Citrine is a variety of quartz which typically has a yellow hue - although it can very from very pale to brown. The color of natural citrine is caused by trace impurities of iron (Fe3+) ions.
Photo by Wela49 - released under Creative Commons License
Genuine, natural citrine is quite rare - and much of what is sold as citrine today is actually amethyst or smoky quartz that has been heat treated to alter its color.  Typically the heat treated varieties have a more orange or reddish color than natural citrine, which is usually more pale yellow - and they can be returned to their original amethyst color by irradiation. However the difference between the natural and heat-treated stones can be difficult to detect and may require the eye of a trained expert.
It's interesting to note that the same processes in nature - geothermal heat acting on amethyst - may have been the origin of the "natural" citrine. Natural citrine is said to change color permanently if it is left in sunlight for a number of hours. 
Citrine has a hardness of 7 (Mohs), the same as that of quartz, and a refractive index of 1.544-1.553. It is often fashioned into faceted gemstones and cabochons.
Citrine is sometimes confused with, or even deliberately substituted for the more expensive topaz , which commonly occurs in similar shades of "autumnal" yellow. Citrine and topaz are two completely different gems, but citrine has also sometimes been nicknamed "bohemian topaz" , "gold topaz" or "Spanish topaz".  Such names are typically marketing tactics to increase citrine's perceived value by association with topaz.
Although uncommon, citrine's disribution is widespread, and citrine is found in many places around the world including Australia, Germany, Russia, Brazil, Madagascar, Spain, England and the USA. A large proportion of the Brazilian citrine, which is one of the world's main sources of suply, is said to be heat treated amethyst. 
The cause of citrine's coloration is still debated. Citrine contains the same trace elements as smoky quartz, yet is colored differently. Studies have suggested that the ratio of aluminum and lithium impurities in the crystal lattice may be the cause. 
Citrine - History
Citrine has been known since old times. The first mention of it I can find in English is from John Hill's 1748 History of Fossils, which gives a full page description. Hill is evidently not aware that the citrine is a type of quartz, and states "Bright, yellow Ellipomacrostylum, the Citrina of the Jewellers... [is] never found otherwise than of this beautiful yellow; its peculiar characters make it evidently a distinct species... this remarkable Crystal is never found colourless... it is very plentiful in the West Indies, and is found in some parts of Bohemia... Our Jewellers have learnt from the French and Italians, who are very fond of it, to call it Citrine, and often cut stones for rings out of it... which after they have passed thro' two or three hands, are generally mistaken for Topazes."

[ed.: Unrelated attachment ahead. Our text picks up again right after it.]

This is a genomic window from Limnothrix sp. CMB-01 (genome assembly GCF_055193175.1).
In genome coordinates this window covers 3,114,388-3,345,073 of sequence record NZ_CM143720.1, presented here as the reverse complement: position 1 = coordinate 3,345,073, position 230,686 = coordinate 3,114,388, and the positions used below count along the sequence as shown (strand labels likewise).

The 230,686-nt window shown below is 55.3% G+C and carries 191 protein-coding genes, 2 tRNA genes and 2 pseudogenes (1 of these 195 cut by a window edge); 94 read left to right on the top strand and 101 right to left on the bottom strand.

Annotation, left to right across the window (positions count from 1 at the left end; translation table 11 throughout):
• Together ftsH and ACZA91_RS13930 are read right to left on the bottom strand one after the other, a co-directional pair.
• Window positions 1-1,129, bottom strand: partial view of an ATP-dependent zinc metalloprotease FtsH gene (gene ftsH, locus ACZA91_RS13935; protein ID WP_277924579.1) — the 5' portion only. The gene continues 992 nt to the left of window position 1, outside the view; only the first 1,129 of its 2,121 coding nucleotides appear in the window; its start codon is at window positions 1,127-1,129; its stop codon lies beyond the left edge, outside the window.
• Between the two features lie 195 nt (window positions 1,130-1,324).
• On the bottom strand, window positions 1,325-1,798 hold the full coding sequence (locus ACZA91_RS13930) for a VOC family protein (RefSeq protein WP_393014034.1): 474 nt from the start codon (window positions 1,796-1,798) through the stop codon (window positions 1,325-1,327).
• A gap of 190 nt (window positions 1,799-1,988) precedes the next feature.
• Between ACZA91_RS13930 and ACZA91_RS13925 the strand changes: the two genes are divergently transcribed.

The stone does seem to have older origins: Citrinus (in the context of gemma or lapidum) is mentioned in Latin texts prior to that date - for example Anselmus de Boodt's 1647 "Gemmarum et Lapidum Historia" lists it  , however from the brief mention given to citrinus in this and other texts, it is difficult to be sure of the identity of the stone mentioned.
The word citrine has much more ancient origins; it has the same Latin root as our word "citrus" and in Latin, citrinus was an adjective simply meaning "lemon-yellow". The earliest recorded use in English was Chaucer, 1386 "His eyes were cytryne". The gemstone was named after its color. 
World's Largest Citrine
The largest cut citrine in the world (as of 2010) is the 20,200 carat (over 4 kg!) "Malaga" - an oval-cut citrine of exceptional clarity, cut and color. The Malaga was discovered in the 1980s in Minas Gerais, Brazil but was not cut until 2009. The enormous Malaga citrine measures 20 x 15 x 10 centimetres. Citrine, like amethyst, is usually found in geodes and the crystals in such cases are usually small. However, citrine occasionally forms large stones weighing many kilograms. Usually these are not of sufficient quality for gemstone use - so the Malaga is unusual. 
It is not too uncommon to see faceted citrines over 100 carats for sale online, and such stones may be priced at $10-50 per carat.
From Brazil. Photo by Grzegorz Framski - released under Creative Commons License
Citrine - Sources Referenced:
 Oxford English Dictionary, 1971, "Citrine"
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